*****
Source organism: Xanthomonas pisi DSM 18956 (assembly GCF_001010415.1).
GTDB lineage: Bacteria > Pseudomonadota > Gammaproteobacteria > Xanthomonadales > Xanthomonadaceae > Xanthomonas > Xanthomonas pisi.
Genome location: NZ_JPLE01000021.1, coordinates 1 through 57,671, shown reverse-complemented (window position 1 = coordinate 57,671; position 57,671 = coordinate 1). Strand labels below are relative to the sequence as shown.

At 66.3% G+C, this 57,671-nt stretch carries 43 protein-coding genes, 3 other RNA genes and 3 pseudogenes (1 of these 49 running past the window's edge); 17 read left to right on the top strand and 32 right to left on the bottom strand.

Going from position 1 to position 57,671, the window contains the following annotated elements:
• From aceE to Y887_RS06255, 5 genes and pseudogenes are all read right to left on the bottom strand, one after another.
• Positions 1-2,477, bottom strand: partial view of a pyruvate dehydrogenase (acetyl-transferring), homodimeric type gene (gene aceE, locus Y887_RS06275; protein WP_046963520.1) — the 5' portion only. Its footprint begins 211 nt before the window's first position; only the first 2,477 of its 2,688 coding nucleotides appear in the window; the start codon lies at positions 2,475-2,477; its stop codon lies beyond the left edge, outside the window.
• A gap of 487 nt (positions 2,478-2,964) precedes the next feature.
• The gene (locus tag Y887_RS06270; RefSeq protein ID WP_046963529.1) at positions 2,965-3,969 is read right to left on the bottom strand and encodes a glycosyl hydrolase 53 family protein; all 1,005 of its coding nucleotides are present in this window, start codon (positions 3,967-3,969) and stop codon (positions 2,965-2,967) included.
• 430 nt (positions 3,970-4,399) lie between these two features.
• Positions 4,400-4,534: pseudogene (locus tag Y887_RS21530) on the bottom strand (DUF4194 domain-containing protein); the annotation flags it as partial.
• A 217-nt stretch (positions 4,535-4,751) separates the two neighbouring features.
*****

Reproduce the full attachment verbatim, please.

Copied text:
Source organism: Xanthomonas pisi DSM 18956 (assembly GCF_001010415.1).
GTDB lineage: Bacteria > Pseudomonadota > Gammaproteobacteria > Xanthomonadales > Xanthomonadaceae > Xanthomonas > Xanthomonas pisi.
Genome location: NZ_JPLE01000021.1, coordinates 1 through 57,671, shown reverse-complemented (window position 1 = coordinate 57,671; position 57,671 = coordinate 1). Strand labels below are relative to the sequence as shown.

At 66.3% G+C, this 57,671-nt stretch carries 43 protein-coding genes, 3 other RNA genes and 3 pseudogenes (1 of these 49 running past the window's edge); 17 read left to right on the top strand and 32 right to left on the bottom strand.

Going from position 1 to position 57,671, the window contains the following annotated elements:
• From aceE to Y887_RS06255, 5 genes and pseudogenes are all read right to left on the bottom strand, one after another.
• Positions 1-2,477, bottom strand: partial view of a pyruvate dehydrogenase (acetyl-transferring), homodimeric type gene (gene aceE, locus Y887_RS06275; protein WP_046963520.1) — the 5' portion only. Its footprint begins 211 nt before the window's first position; only the first 2,477 of its 2,688 coding nucleotides appear in the window; the start codon lies at positions 2,475-2,477; its stop codon lies beyond the left edge, outside the window.
• A gap of 487 nt (positions 2,478-2,964) precedes the next feature.
• The gene (locus tag Y887_RS06270; RefSeq protein ID WP_046963529.1) at positions 2,965-3,969 is read right to left on the bottom strand and encodes a glycosyl hydrolase 53 family protein; all 1,005 of its coding nucleotides are present in this window, start codon (positions 3,967-3,969) and stop codon (positions 2,965-2,967) included.
• 430 nt (positions 3,970-4,399) lie between these two features.
• Positions 4,400-4,534: pseudogene (locus tag Y887_RS21530) on the bottom strand (DUF4194 domain-containing protein); the annotation flags it as partial.
• A 217-nt stretch (positions 4,535-4,751) separates the two neighbouring features.